Buy Online

Other sources for inexpensive quilts can be found on etsy, Craigslist, department and antique stores, eBay and other auction sites; but, be aware that the listings are competitively priced. A good practice is to contact the seller and ask questions like whether the quilt has cotton or synthetic batting (older quilts will be cotton), is machine made, is pilling, or is factory made. Quilting associations and specialty stores offer hundreds of vintage quilts for sale in many price ranges. Beware that you don’t fall in love with a quilt that is out of your budget!

Few things bring to mind a feeling of home and comfort than a well-worn quilt.
Few things bring to mind a feeling of home and comfort than a well-worn quilt. | Source

Aunt Fannie's Closet

Have you thought about asking family members if they have one they may not want anymore? They may be pleased to let you have them and happy to free up some room in the closet!

A Word of Caution: quilts that are factory made are rarely the quality of homemade quilts. The fabric is often cheaply made and will lose its color and become fragile with time. If you want an heirloom quality quilt that will last over time, it’s best to buy homemade; either hand-stitched or machine-made. Remember that it’s a good idea to have your quilt appraised if you think it could be valuable.


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    • peachpurple profile image


      4 months ago from Home Sweet Home

      since it is still lock down, best to get those old clothes to become quilts !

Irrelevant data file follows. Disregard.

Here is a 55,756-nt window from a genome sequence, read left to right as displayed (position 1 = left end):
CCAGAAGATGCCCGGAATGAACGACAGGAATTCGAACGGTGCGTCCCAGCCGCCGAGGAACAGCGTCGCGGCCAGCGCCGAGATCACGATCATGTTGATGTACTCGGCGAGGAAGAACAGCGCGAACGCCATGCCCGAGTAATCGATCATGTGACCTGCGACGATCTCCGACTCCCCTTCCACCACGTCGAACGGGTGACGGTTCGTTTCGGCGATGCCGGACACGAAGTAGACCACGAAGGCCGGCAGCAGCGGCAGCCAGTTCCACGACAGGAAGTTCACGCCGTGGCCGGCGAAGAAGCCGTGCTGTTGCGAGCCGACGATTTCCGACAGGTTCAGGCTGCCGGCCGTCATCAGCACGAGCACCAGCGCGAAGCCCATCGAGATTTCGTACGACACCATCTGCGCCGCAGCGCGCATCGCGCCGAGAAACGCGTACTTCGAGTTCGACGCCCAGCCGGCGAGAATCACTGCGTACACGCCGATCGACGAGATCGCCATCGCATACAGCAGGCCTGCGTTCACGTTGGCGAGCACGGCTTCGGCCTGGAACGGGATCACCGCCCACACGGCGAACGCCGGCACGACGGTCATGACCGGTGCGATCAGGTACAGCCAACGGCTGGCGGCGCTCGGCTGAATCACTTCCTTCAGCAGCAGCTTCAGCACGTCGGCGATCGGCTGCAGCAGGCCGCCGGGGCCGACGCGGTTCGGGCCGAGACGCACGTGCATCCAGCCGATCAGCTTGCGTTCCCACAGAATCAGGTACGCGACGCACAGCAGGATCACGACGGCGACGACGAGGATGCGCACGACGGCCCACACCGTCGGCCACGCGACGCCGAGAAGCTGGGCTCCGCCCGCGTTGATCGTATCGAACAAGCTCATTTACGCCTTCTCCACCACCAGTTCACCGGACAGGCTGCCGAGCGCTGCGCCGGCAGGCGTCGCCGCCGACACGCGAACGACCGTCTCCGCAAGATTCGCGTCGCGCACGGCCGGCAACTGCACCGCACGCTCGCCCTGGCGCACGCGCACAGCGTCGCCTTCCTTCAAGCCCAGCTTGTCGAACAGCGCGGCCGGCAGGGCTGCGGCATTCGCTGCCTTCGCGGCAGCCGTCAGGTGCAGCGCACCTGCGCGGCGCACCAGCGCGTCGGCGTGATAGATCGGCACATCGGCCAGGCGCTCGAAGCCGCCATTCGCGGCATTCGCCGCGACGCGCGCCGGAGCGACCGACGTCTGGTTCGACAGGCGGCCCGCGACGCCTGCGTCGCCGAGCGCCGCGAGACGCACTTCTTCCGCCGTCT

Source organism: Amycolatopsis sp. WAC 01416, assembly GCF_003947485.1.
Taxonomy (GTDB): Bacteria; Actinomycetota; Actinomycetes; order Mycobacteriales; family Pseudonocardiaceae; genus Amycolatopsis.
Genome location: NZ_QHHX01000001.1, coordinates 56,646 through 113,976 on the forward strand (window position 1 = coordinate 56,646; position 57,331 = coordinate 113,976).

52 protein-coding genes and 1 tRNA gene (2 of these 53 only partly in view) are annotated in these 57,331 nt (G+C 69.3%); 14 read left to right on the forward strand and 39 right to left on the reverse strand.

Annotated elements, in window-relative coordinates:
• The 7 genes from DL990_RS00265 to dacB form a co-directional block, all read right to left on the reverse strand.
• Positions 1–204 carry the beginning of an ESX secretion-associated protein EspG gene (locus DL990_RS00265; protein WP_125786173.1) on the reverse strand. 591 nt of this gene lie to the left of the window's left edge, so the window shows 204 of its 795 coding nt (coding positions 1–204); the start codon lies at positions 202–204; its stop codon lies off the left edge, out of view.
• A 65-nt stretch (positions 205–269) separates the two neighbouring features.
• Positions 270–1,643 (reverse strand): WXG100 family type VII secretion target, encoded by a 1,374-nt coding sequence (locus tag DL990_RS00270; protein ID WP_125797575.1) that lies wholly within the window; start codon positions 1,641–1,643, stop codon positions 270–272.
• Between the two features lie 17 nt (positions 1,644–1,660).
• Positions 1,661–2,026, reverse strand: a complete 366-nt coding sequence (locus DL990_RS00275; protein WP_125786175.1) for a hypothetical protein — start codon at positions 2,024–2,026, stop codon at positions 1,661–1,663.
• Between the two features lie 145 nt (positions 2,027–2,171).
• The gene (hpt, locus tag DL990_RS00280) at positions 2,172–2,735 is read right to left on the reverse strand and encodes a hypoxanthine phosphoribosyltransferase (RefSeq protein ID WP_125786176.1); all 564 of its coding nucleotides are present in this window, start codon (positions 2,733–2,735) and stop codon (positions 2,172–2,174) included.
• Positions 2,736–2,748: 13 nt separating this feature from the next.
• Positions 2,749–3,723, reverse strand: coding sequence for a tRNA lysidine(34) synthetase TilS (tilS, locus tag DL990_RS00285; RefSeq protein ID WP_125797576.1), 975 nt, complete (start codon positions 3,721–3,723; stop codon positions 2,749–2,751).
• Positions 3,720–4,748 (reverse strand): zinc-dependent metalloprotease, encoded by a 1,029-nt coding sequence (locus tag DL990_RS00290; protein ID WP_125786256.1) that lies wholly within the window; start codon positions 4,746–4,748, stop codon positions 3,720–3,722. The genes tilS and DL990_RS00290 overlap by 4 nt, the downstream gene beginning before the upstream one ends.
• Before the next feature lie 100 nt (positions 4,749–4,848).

• LaurieNunley517 profile imageAUTHOR


      4 years ago from Deep South

      @smcopywrite Wow! What a great family heritage! That's really special. We have that in my family too though I'm not a quilter. I love them though. Mother and her sisters quilt and I love attending quilt shows and fiber art fairs with them. I love looking at all the different colors, patterns, and styles...each quilt unique like its' creator! Loved your comment and much thanks!

    • smcopywrite profile image


      4 years ago from all over the web

      I am a quilt maker and the tools and expertise have been passed down for four generations in my family. My grandmother taught me and my mother polished up my technique. We all have our own styles because of the evolution taken place with quilting over the generations. Though, the vintage styling is still there in the education given to me by my grandma. My quilts are different from my mothers and my grandmothers because quilting is generally a personal vision of design, color and patterns.

    • grandmapearl profile image

      Connie Smith 

      7 years ago from Southern Tier New York State

      I am a quilt maker and lover. Once in a while I can find a vintage quilt for a good price on ebay, but I really have to shop hard. I have bought several vintage quilt tops that I hope to finish one day, though.

      Good information ;) Pearl